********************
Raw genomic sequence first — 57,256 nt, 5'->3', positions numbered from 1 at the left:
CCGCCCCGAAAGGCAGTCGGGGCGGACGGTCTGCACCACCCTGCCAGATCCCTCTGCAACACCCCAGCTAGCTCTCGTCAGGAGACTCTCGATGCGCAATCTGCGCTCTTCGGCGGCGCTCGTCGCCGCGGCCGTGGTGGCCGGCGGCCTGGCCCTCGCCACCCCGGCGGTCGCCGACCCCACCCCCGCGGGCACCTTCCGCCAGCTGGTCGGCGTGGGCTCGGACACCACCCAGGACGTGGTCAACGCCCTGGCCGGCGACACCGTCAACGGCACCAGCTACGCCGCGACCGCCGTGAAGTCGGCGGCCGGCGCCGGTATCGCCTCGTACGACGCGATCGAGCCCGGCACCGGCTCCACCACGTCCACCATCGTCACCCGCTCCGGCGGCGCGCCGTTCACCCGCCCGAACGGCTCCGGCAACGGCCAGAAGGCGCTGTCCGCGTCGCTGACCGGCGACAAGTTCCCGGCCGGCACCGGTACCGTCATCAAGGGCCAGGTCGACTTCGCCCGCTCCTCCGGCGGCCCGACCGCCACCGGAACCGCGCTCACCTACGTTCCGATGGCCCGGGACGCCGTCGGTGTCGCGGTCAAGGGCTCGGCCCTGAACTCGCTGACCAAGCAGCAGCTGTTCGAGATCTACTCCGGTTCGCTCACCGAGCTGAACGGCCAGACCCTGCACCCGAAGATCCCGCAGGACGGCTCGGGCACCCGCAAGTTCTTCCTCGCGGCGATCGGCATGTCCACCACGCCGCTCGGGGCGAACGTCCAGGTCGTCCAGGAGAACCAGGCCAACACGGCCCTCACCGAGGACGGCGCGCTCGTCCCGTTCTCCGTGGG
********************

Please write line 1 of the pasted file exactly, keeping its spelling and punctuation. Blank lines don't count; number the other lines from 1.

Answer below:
Raw genomic sequence first — 57,256 nt, 5'->3', positions numbered from 1 at the left: